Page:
It is recommended (Stöckl et al., 2004; Abu-Arafeh et al., 2016) to enter a value for the “Maximum allowable difference between methods” and select the “95% IC of match limits” option. The Abbott Architect ci8200 and Cobas e411 rock were used to analyze 120 serum samples for active vitamin B12. The results covered the range of 100 pmol/L. The comparison of the method was carried out using weight regression and Bland-Altman diagrams. Regent batches have also been evaluated against WHO standard 03/178. Roche`s Cobas method showed a small, constant bias of 9 pmol/L compared to the Abbott Architect test with a proportional bias of up to 23 pmol/L at the clinical decision point. The accuracy of the Roche method was also evaluated according to CLSI-EP5 A3 and showed an intrarun accuracy of < 4% and an interrun accuracy of < 6%.41 The Bland-Altman analysis is a data graph also known as the difference graph, which is used to analyze the correspondence between two different variables X and Y. The Bland-Altman (1983) diagram is formed by representing the differences in the individual pair values of X and Y on the vertical axis compared to the average values of the individual pair values ((X + Y) / 2) on the horizontal axis. There are three horizontal lines in the graph, the mean distortion (d ̄), which is calculated as a linear regression, and the Pearson correlation coefficient are essential tests for accuracy and performance; however, both are influenced by dispersion.

The Bland-Altman difference graph, also known as the Tukey mean difference graph, provides a graphical representation of the agreement between two trials.20 Similar to the t-test, Pearson correlation, and linear regression, the results of the matched tests are presented in automated spreadsheet columns. This formula is applied: to compare the differences between the two sets of samples regardless of their average, it is more appropriate to consider the ratio of the pairs of measurements. [4] The logarithmic transformation (base 2) of the measurements before analysis allows the use of the standard approach; The diagram is therefore given by the following equation: Keywords: Bland-Altman diagram, agree line, two measures If the differences are not related to size, the mean of the differences provides an estimate of the average bias between the methods. Compliance limits estimate the interval within which a certain proportion of the differences between the measures are likely to occur. Limitations can be used to determine whether the methods can be used interchangeably or whether a new method can replace an old method without changing the interpretation of the results. A Bland–Altman diagram is a useful representation of the relationship between two paired variables using the same scale. It allows you to perceive a phenomenon, but does not test it, that is, it does not give you a probability of error in a decision on variables as in a test. Like the Student t-Test, ANOVA is available in computer tables. The operator enters the data in one column per record (group or sample) and applies the ANOVA formula. The test ratios between groups df (the number of groups – 1) and those of group df (sum of data points – 1 per group). The test also calculates and reports the sum of the squares within and between groups, the total sum of the squares, the middle squares within and between groups, and the F statistic.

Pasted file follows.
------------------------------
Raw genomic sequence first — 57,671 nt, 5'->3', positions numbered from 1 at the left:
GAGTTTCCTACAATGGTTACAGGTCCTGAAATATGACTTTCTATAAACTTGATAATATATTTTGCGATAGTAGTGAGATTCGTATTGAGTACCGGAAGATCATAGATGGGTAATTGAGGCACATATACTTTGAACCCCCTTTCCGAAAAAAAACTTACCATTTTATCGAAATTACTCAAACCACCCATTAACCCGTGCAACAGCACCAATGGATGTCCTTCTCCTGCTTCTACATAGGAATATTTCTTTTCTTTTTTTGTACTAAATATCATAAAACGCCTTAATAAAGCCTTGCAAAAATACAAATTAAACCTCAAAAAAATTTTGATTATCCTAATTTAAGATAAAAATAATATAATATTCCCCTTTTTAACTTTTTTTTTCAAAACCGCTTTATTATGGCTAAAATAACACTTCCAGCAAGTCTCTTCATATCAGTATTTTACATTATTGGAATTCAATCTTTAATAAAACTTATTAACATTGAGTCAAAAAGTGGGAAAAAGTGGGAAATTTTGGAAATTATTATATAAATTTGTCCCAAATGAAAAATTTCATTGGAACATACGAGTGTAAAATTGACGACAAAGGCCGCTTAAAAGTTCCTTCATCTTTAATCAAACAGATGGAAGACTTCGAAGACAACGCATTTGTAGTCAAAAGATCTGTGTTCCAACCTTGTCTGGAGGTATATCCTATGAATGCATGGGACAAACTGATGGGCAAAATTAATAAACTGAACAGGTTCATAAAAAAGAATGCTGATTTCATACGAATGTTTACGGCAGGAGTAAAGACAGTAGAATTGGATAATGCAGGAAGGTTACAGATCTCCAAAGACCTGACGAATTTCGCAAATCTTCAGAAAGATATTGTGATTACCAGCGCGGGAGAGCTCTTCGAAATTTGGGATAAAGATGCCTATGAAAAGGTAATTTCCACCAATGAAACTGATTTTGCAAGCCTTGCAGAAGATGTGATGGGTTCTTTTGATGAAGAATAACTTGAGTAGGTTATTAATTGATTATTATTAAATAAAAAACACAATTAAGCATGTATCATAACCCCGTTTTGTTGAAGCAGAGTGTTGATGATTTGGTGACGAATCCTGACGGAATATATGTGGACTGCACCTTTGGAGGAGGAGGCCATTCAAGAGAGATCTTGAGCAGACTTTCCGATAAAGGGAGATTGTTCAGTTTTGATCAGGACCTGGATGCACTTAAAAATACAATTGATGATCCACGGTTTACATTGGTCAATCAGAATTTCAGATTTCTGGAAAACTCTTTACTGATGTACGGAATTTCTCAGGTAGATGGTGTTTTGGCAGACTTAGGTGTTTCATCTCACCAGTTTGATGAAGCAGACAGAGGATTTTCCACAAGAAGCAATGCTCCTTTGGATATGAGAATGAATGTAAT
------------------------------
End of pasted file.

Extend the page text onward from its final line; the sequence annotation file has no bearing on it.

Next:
Spreadsheets compare the F statistics with the table of critical F values and report the P value, which the operator then compares with the P-value limit selected to determine significance. Table 2.5 presents the typical results of ANOVA. Tuning limits (LoA) are defined as the mean difference ± differences of 1.96 SD. If these limits do not exceed the maximum permissible difference between the Δ methods (the differences in the mean ± AND 1.96 are not clinically significant), the two methods are considered consistent and can be used interchangeably. Compliance limits estimate an interval of -73.9 to 78.1, suggesting that the Mini Wright meter can measure up to 73.9 l/min below and 78.1 l/min above the large meter. .